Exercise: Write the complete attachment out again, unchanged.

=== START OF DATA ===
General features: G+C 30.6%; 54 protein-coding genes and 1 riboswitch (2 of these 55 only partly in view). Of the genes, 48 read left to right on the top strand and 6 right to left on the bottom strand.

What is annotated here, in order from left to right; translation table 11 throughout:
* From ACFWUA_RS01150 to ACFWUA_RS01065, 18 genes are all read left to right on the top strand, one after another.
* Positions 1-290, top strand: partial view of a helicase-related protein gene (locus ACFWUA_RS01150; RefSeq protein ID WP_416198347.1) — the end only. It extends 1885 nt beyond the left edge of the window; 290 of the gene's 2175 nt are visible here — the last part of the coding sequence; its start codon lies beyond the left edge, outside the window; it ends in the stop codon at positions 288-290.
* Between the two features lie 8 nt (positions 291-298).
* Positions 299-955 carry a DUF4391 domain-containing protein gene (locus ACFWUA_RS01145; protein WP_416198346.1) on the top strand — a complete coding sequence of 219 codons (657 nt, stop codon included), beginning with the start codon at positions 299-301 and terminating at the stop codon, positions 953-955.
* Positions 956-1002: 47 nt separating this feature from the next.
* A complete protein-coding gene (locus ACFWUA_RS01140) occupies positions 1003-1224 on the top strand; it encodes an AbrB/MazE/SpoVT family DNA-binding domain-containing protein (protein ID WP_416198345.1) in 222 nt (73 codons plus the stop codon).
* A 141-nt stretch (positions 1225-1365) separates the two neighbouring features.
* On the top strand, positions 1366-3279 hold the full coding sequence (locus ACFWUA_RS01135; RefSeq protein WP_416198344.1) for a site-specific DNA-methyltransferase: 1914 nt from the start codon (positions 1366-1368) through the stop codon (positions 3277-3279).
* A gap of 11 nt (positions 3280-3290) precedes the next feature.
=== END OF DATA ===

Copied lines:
General features: G+C 30.6%; 54 protein-coding genes and 1 riboswitch (2 of these 55 only partly in view). Of the genes, 48 read left to right on the top strand and 6 right to left on the bottom strand.

What is annotated here, in order from left to right; translation table 11 throughout:
* From ACFWUA_RS01150 to ACFWUA_RS01065, 18 genes are all read left to right on the top strand, one after another.
* Positions 1-290, top strand: partial view of a helicase-related protein gene (locus ACFWUA_RS01150; RefSeq protein ID WP_416198347.1) — the end only. It extends 1885 nt beyond the left edge of the window; 290 of the gene's 2175 nt are visible here — the last part of the coding sequence; its start codon lies beyond the left edge, outside the window; it ends in the stop codon at positions 288-290.
* Between the two features lie 8 nt (positions 291-298).
* Positions 299-955 carry a DUF4391 domain-containing protein gene (locus ACFWUA_RS01145; protein WP_416198346.1) on the top strand — a complete coding sequence of 219 codons (657 nt, stop codon included), beginning with the start codon at positions 299-301 and terminating at the stop codon, positions 953-955.
* Positions 956-1002: 47 nt separating this feature from the next.
* A complete protein-coding gene (locus ACFWUA_RS01140) occupies positions 1003-1224 on the top strand; it encodes an AbrB/MazE/SpoVT family DNA-binding domain-containing protein (protein ID WP_416198345.1) in 222 nt (73 codons plus the stop codon).
* A 141-nt stretch (positions 1225-1365) separates the two neighbouring features.
* On the top strand, positions 1366-3279 hold the full coding sequence (locus ACFWUA_RS01135; RefSeq protein WP_416198344.1) for a site-specific DNA-methyltransferase: 1914 nt from the start codon (positions 1366-1368) through the stop codon (positions 3277-3279).
* A gap of 11 nt (positions 3280-3290) precedes the next feature.